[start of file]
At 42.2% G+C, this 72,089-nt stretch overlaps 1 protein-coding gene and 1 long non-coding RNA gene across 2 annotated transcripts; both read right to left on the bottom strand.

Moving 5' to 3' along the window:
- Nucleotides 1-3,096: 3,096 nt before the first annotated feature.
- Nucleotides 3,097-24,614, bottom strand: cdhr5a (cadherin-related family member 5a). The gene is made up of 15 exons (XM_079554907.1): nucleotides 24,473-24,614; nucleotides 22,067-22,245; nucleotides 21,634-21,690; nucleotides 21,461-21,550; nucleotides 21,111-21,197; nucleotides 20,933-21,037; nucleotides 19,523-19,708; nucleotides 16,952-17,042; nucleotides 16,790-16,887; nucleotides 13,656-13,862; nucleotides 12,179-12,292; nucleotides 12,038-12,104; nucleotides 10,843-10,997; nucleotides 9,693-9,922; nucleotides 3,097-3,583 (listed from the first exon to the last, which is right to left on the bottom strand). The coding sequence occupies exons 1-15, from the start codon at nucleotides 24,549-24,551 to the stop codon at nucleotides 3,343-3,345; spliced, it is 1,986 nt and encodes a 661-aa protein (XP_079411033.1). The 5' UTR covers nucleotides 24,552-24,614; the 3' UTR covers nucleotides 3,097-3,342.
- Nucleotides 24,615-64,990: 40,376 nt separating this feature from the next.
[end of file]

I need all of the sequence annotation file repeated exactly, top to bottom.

At 42.2% G+C, this 72,089-nt stretch overlaps 1 protein-coding gene and 1 long non-coding RNA gene across 2 annotated transcripts; both read right to left on the bottom strand.

Moving 5' to 3' along the window:
- Nucleotides 1-3,096: 3,096 nt before the first annotated feature.
- Nucleotides 3,097-24,614, bottom strand: cdhr5a (cadherin-related family member 5a). The gene is made up of 15 exons (XM_079554907.1): nucleotides 24,473-24,614; nucleotides 22,067-22,245; nucleotides 21,634-21,690; nucleotides 21,461-21,550; nucleotides 21,111-21,197; nucleotides 20,933-21,037; nucleotides 19,523-19,708; nucleotides 16,952-17,042; nucleotides 16,790-16,887; nucleotides 13,656-13,862; nucleotides 12,179-12,292; nucleotides 12,038-12,104; nucleotides 10,843-10,997; nucleotides 9,693-9,922; nucleotides 3,097-3,583 (listed from the first exon to the last, which is right to left on the bottom strand). The coding sequence occupies exons 1-15, from the start codon at nucleotides 24,549-24,551 to the stop codon at nucleotides 3,343-3,345; spliced, it is 1,986 nt and encodes a 661-aa protein (XP_079411033.1). The 5' UTR covers nucleotides 24,552-24,614; the 3' UTR covers nucleotides 3,097-3,342.
- Nucleotides 24,615-64,990: 40,376 nt separating this feature from the next.